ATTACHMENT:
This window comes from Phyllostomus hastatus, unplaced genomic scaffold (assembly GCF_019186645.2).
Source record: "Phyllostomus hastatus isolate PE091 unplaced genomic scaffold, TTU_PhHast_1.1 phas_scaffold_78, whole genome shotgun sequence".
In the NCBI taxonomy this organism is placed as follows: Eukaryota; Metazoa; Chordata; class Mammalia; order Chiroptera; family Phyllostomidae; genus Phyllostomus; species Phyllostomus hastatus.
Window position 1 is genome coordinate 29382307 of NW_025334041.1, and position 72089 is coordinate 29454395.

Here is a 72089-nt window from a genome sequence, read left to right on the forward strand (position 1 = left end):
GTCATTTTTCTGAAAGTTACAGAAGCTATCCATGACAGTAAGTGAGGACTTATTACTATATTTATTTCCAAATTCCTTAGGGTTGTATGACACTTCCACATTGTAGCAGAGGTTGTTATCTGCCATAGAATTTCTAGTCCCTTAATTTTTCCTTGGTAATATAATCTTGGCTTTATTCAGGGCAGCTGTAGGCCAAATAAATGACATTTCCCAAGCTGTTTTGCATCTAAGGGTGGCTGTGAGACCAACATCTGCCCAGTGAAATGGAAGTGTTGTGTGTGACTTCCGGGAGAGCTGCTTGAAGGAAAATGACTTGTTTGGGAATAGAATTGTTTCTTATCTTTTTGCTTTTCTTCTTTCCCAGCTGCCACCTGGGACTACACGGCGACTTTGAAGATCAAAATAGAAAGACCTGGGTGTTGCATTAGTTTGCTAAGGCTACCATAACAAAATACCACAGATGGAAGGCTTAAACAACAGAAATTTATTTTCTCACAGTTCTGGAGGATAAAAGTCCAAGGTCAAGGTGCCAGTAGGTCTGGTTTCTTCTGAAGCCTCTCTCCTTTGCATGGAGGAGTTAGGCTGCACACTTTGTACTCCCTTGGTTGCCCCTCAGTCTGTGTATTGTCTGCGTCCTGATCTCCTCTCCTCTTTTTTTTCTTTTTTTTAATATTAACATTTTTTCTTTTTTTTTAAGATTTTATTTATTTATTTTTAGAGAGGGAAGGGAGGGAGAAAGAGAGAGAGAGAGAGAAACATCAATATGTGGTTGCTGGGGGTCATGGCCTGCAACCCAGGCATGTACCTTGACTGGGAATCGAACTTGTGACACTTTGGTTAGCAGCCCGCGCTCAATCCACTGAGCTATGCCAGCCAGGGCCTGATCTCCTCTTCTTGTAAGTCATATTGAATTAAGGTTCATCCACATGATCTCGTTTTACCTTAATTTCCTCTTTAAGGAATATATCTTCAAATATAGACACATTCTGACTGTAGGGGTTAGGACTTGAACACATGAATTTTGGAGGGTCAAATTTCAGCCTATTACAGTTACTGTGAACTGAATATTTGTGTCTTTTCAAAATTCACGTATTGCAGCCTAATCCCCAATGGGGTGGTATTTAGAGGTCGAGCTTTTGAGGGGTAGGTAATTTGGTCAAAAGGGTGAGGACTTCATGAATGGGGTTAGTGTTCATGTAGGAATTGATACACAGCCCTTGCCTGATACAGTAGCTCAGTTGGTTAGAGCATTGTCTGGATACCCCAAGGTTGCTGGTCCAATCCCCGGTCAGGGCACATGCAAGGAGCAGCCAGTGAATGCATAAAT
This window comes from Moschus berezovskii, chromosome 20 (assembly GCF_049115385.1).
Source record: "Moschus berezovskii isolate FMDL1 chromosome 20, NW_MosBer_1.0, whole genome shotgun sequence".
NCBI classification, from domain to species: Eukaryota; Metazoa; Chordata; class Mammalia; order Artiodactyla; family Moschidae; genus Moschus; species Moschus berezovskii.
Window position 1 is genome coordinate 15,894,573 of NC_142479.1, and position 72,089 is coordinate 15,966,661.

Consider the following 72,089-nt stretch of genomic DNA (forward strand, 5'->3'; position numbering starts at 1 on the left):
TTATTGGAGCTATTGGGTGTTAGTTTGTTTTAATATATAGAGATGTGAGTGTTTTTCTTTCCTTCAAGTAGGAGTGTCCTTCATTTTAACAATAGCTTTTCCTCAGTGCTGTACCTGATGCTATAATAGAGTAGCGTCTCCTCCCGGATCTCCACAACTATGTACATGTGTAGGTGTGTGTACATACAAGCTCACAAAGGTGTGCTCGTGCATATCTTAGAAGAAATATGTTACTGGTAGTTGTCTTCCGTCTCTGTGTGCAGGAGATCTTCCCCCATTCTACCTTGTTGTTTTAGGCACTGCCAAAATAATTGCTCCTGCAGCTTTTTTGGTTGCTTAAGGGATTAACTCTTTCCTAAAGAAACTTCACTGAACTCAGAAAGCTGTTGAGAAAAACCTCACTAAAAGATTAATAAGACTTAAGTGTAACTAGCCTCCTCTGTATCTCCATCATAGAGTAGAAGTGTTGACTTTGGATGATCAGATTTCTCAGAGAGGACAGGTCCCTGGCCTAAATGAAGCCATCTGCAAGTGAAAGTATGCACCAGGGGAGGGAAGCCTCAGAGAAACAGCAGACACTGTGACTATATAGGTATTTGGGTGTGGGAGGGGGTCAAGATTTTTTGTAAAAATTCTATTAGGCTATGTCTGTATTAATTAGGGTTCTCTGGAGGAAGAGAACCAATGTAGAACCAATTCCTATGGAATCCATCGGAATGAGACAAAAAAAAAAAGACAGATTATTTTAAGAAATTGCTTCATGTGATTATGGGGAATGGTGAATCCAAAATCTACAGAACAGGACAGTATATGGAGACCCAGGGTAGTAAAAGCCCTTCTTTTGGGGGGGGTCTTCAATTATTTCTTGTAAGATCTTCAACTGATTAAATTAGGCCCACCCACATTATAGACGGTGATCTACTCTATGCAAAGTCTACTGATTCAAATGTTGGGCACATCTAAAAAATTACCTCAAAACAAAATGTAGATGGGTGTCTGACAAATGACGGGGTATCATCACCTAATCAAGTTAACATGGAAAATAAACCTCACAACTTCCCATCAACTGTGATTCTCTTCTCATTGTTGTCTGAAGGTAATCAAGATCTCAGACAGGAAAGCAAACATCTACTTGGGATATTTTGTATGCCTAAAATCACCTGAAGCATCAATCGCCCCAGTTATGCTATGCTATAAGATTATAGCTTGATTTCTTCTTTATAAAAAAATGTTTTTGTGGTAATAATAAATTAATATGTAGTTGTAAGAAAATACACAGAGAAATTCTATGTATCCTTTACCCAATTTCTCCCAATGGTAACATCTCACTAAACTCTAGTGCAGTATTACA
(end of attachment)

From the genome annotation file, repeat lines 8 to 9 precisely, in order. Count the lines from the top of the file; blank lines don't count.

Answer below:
Source record: "Moschus berezovskii isolate FMDL1 chromosome 20, NW_MosBer_1.0, whole genome shotgun sequence".
NCBI classification, from domain to species: Eukaryota; Metazoa; Chordata; class Mammalia; order Artiodactyla; family Moschidae; genus Moschus; species Moschus berezovskii.